Insteadof proceeding as described above, 'it is also possible to introduce :first' the water-soluble vitamins into the Labrafil, to jellify or gel a vegetable oil by incorporating. colloidal .silica, while hot, into this oil andthen, after, cooling, to add to this gel the fat-soluble vitamins and the desired essential oil and to mix the gelthus produced with the suspension orjsolution of water-soluble vitamins in Labrafil. On the-other hand, it is not advisable 'to carry out gelation of the oil in the presence ofyitamins as these may be changed by the heat. 7 i The examples" which follow serve to illustrate the in: vention without however limiting its scope. It is, notably, possible to use instead of the various silicas indicated other colloidal silicas, to use instead of peanut other similar product, or '-to add another aroma than -oran ge'joili' "Finally, the enumeration and proportions The water soluble vitamins or otherproduces insoluble EXAMPLE'I Making a hydrodispersible multivitamin preparation 54 g. of peanut oil are gelled by adding to a mortar 3 g. of colloidal silica Aerosil, then heating the mixture for ten to fifteen minutes at a temperature ranging from 100 to 125 C. in an oil bath and to allow the mixture to cool to room temperature without stirring.

The vitamins are first passed through a screen No. 120;

100 mg. vitamin B 100 mg. of acetylated vitamin K (acetomenaphthone) and 5 g. of vitamin" C are introduced into a mortar and triturated with oil gelled by silica.

On the other hand, 30 g. of .Labrafil are scented. with 3 g. of orange oil dissolving therein 1.50 g. of vitamin A acetate containing 1 million units per. gram and 2.5 mg. of vitamin D this solutionis added to the gel comprising the water-soluble vitamins. Tritura-v tion is carried out until .there is a homogeneous'mass which is passed through the screen to separate the lumps or agglomerations that may exist in the preparation. This is brought up to exactly 100 cc. .by the addition of gelled peanut oil. This produces a yellowish oily suspension perfectly water-dispersible.

The suspension upon titrating shows as follows per cc.:

Vitamin D ,ug. or 1000 I.U. Vitamin A acetate mg 15 Vitamin B mg 1 Vitamin K in the form of acetomenaphthone mg 1 Vitamin C -Q f mg 50 Example 2 Following the method described in Example 1, the following suspension is prepared: 2

G. Calcium ascorbate 10.000 Aerosil 2.000 Peanut oil-a quantity suflicient for 50.000 g.

On the other hand, g. of Labrafil 1944 C are scented with 3 g. of mint oil dissolving therein:

G. .Vitamin A in the form of crystallized acetate 2.500 Vitamin D in the form of crystallized free alcohol 0.001 Tocopherol l 0.100

This solution is mixed with the preceding suspension as Example 3 Following the methoddescribed in Example 1, a suspension is prepared as follows:

4 Vitamin B mg 1 Folic acid mg 10 Vitamin B (hydrochloride) g 0.100 Vitamin PP g 1.000 Thiamine -s g 0.800 Lysine hydrochloride g 0.600 Racemic calcium pantothenate g 0.100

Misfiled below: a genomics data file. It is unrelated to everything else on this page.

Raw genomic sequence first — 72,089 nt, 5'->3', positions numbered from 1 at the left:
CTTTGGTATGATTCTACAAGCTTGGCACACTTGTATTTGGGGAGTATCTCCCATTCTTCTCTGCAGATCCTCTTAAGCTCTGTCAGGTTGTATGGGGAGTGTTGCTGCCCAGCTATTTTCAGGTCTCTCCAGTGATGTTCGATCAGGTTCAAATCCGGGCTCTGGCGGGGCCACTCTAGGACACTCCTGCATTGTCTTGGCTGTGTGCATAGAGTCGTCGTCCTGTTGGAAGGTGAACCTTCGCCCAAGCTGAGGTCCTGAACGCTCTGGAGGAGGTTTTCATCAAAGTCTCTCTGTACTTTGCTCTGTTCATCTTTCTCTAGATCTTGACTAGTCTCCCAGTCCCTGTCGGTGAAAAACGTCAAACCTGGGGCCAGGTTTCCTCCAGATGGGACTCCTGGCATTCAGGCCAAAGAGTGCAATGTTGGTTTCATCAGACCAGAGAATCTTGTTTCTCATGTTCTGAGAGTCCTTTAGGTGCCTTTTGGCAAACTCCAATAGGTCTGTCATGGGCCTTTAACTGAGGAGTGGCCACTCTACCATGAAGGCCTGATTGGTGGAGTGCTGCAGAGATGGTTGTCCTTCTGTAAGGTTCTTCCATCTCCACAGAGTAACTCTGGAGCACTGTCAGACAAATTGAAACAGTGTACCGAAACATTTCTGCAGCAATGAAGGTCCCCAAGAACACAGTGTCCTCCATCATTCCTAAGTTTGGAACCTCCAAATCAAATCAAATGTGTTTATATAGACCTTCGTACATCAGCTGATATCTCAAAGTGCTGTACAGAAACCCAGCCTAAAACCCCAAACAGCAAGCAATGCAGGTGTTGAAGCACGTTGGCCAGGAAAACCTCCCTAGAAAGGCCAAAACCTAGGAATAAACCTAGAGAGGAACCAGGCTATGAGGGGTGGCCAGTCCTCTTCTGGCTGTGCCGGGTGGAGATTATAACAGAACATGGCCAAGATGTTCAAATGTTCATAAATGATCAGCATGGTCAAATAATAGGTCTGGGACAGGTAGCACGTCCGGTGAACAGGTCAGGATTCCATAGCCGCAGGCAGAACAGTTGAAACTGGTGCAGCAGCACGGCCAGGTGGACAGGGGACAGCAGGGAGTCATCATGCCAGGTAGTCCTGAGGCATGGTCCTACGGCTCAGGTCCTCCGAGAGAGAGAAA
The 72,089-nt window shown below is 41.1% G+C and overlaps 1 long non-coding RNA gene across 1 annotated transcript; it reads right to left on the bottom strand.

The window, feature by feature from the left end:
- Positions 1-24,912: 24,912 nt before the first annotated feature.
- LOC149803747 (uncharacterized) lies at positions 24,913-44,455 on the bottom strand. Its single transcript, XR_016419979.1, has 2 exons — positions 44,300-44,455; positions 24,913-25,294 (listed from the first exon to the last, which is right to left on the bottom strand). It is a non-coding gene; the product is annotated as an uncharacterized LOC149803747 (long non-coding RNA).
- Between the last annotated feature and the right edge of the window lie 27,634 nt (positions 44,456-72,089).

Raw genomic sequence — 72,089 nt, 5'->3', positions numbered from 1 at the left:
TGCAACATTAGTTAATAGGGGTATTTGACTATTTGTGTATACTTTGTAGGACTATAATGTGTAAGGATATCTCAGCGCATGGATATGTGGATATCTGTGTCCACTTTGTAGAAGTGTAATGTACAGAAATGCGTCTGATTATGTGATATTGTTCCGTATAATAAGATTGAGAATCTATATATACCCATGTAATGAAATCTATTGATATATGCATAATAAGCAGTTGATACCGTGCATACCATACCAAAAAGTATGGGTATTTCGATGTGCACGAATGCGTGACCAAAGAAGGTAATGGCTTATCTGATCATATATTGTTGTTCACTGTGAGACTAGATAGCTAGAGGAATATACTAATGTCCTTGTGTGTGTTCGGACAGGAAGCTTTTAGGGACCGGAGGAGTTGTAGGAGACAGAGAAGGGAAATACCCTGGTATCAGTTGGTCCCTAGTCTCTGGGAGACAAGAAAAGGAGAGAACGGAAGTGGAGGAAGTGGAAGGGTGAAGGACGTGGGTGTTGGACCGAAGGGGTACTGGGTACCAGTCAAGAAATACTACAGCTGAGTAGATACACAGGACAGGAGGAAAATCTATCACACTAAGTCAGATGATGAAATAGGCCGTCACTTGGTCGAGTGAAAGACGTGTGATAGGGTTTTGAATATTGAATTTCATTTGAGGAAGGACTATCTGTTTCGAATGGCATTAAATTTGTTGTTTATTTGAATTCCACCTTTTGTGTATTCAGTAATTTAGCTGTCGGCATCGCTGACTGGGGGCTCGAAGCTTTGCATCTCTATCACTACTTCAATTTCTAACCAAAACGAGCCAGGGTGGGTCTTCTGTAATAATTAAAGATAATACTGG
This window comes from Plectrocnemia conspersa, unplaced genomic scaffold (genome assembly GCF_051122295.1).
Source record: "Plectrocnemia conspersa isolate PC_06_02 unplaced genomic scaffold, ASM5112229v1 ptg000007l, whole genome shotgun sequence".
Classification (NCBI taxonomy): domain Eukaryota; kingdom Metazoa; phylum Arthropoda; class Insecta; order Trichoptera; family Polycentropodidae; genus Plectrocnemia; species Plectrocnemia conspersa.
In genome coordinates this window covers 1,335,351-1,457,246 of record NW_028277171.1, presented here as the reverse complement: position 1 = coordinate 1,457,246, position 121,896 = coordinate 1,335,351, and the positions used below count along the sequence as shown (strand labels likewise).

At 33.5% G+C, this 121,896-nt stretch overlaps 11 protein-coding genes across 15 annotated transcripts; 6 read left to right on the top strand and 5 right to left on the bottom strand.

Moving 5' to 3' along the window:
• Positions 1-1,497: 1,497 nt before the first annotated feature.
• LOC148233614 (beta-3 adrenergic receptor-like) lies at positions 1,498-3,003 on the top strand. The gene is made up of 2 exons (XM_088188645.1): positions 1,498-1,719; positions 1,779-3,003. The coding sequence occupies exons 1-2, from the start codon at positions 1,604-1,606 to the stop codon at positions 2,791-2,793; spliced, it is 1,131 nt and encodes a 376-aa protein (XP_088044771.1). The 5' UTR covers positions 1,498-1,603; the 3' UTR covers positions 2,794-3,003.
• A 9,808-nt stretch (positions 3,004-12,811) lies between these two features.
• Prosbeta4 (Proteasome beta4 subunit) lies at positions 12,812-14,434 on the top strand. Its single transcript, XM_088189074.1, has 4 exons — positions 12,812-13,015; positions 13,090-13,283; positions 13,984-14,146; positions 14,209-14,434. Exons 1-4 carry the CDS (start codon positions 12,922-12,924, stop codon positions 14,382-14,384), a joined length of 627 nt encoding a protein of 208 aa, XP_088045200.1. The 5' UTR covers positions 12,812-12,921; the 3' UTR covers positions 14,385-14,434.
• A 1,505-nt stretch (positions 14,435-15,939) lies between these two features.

Dry liver extract quantity corresponding to 1.200 kg.

of liver.

Aerosil g 4.000

Peanut oil-a quantity sutficient for 50.000 g.

On the other hand, 30 g. of Labrafil 1944 C are scented with 4 g. of mandarin or tangerine oil dissolving therein:

Vitamin A in the form of acetate containing 1 million units per gram 2.000 Vitamin D 0.010

This solution is mixed with the preceding suspension as in Example 1 and filled up to cc. with peanut oil gelled with 4% Aerosil.

Example 4 According to the method described in Example 1, the

following suspension is prepared:

' .1 0. Vitamin B 0.100 Vitamin B 0.080 Vitamin B 0.100 Vitamin PP 0.250 VitaminC 2.500 Racemic calcium pantothenate 0.200 Aerosil 3.000

Peanut oil-a quantity sutficient for 45.000.

On the other hand, 35 g. of Labrafil 1944 C are scented with 0.200 g. ofanise oil, i.e., oil of aniseed, dissolving therein:

Vitamin A in the form of acetate containing 1 million units per gram 0.250 Vitamin D 0.00125 Vitamin E (tocopherol) 0.100

This solution is mixed with the preceding suspension as in Example 1 and filled up to 100 cc. 'with peanut oil gelled with 3% Aerosil.

From the foregoing description taken in conjunction with theaccompan ying illustrative examples, it will be noted that there is provided by this invention a viable multivitamin preparation "which is water dispersible and contains water and fat soluble vitamins for use in food,

medicine,' both human and animal, either per se or with taining tat-soluble and Water-soluble vitamins, said preparation forming, on dilution with water, an extremely fine dispersion of the fat-soluble vitamins and, in such diluted form, being readily assimilated by the body, the stepswhich comprise admixing colloidal silica to a pharmaceutically acceptable vegetable oil, heating said mixtureto a temperature of at least-100 C., cooling said heated mixture .of colloidal silica and :vegetable oil to cause gelling thereof, incorporating water-soluble vitaminsinto said cooled gelled mixture of colloidal silica and vegetable oil, and admixing a solution of fat-solublevitamins in' a liquid produced by partial alcoholysis of Rosaceae kernel oil with polyethylene glycol to said 5 gelled mixture of colloidal silica and vegetable oil having incorporated therein water-soluble vitamins. i

2. The process according to claim 1, wherein the mix ture of colloidal silica and vegetable oil is heated to a temperature between about 100 C. and about 125 C.

3. In a process of producing a concentrated, stable, readily water-disp'ersible multivitamin preparation-containing fat-soluble and water-soluble vitamins, said.prep aration forming, on dilution with water, an extremely fine dispersion of the fat-soluble vitamins and, in suchdiluted form, being readily assimilated by the body, the steps which comprise admixing between about 2% and about 7% of colloidal silica to a pharmacologically acceptable vegetable oil, heating said mixture to a temperature of at least 100 C., cooling said heated mixture of colloidal silica and vegetable oil to cause gelling thereof, incorporating water-soluble vitamins into said cooled gelled mixture of colloidal silica and vegetable 'oil, and admixing a solution of fat-soluble vitamins in a liquid produced by partial alcoholysis of Rosaceae kernel .oil with polyethylene glycol to said gelled mixture of colloidal silica and vegetable oil having incorporated therein water-solu; ble vitamins. V I